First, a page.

FOR IMMEDIATE RELEASE: July 29, 2014
AAEA Policy Director Speaks in Support of Plan, Offers Suggested Improvements
Atlanta, GA – AAEA Policy Director Ken Smith told EPA officials in an Atlanta public hearing today that the business trade association supports EPA’s proposed Clean Power Plan as consistent with AAEA’s principles to recognize the value of advanced energy, provide business certainty, and encourage technology-neutral and market-based solutions.
Smith was the sixth in a long line of about 400 speakers who will speak over the next two days. In addition to Atlanta, the EPA has scheduled a series of public hearings on the proposal this week in Denver, Pittsburgh and Washington, DC.
Thousands of supporters and opponents of the EPA’s proposed guidelines on carbon emissions from existing power plants gathered in Atlanta this week. Smith spoke during the formal public hearing today on behalf of AAEA, a business trade association representing more than 80 Arkansas companies and a sector that employs more than 11,300 Arkansans.
Smith said AAEA supports the plan’s flexibility and its approach for achieving carbon emission reductions on a state-by-state basis. The proposed methodology for carbon reduction, a Best System for Emission Reduction( BSER), offers a set of cost-effective, advanced energy technologies for reducing carbon emissions through heat rate improvement, energy conservation, and greater use of natural gas and renewable energy.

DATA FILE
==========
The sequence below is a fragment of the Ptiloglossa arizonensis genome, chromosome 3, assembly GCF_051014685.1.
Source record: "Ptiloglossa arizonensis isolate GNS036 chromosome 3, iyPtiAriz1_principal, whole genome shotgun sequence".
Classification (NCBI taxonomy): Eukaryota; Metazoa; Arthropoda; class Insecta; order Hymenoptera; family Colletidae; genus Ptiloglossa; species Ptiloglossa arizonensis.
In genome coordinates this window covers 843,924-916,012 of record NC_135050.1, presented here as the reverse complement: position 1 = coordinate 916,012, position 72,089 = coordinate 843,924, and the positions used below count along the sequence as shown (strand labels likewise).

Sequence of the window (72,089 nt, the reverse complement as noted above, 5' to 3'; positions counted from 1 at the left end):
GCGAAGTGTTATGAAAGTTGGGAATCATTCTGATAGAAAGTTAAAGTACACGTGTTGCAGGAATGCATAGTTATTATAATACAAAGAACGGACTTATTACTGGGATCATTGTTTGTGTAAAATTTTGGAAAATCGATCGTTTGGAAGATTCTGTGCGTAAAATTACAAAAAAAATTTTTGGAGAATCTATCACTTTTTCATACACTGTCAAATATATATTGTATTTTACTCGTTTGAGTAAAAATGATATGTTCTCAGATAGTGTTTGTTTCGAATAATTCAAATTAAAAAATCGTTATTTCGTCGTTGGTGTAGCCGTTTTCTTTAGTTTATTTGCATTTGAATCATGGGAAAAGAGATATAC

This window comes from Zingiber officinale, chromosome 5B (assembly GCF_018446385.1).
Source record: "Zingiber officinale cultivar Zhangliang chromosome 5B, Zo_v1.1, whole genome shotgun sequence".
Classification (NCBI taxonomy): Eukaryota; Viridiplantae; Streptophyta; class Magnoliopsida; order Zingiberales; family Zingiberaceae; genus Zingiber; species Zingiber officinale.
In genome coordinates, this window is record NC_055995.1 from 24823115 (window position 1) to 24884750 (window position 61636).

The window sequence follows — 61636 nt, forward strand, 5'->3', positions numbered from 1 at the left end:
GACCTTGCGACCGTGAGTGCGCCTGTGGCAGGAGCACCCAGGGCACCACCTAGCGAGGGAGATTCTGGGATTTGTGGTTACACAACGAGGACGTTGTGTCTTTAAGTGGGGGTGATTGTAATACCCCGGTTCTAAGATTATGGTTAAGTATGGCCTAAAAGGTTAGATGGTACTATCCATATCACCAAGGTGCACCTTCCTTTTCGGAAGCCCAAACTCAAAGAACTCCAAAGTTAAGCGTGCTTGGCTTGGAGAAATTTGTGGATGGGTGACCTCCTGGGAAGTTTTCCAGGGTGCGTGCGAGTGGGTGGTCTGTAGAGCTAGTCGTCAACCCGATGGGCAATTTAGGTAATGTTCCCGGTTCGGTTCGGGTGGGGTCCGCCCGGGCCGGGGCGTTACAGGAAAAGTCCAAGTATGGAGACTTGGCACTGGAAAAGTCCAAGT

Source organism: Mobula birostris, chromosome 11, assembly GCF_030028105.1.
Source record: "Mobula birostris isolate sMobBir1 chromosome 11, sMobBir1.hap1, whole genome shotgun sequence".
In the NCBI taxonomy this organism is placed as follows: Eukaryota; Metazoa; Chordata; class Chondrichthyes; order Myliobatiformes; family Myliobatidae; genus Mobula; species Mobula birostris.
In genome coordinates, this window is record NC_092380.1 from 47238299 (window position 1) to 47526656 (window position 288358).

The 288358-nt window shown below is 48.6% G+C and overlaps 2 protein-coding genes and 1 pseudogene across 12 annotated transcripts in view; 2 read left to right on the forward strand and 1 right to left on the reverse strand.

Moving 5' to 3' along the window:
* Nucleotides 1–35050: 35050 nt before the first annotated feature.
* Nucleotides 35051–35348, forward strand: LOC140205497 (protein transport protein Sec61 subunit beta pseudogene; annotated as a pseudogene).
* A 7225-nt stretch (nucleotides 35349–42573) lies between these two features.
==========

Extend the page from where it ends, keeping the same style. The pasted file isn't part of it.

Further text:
However, Smith stated that the EPA’s proposed Clean Power Plan underestimates the potential contribution of renewable energy and energy efficiency technologies to emissions reduction and to economic development and jobs. The proposed plan “fails to account for the continuous improvements in these technologies that will enable greater emissions reduction over time, and discourages companies from taking early action with advanced energy technologies.”
The panel of EPA officials asked Smith to elaborate on AAEA concerns that the EPA guidelines are unintentionally limiting the capacity of states like Arkansas to invest before 2020 in advanced energy technologies, like the utility energy efficiency programs, that reduce carbon emissions. AAEA has recommended that renewable energy and energy efficiency programs/projects and other lower carbon emitting technology installed between 2014- 2020 should be credited for Clean Power Plan compliance.
Smith said that “unless the EPA finds a way to count advanced energy measures implemented between 2014 and 2020 toward a state’s clean power plan compliance target, it is likely that businesses and power companies will delay further investment in advanced energy technologies until 2020. We can’t believe that is EPA’s intent.”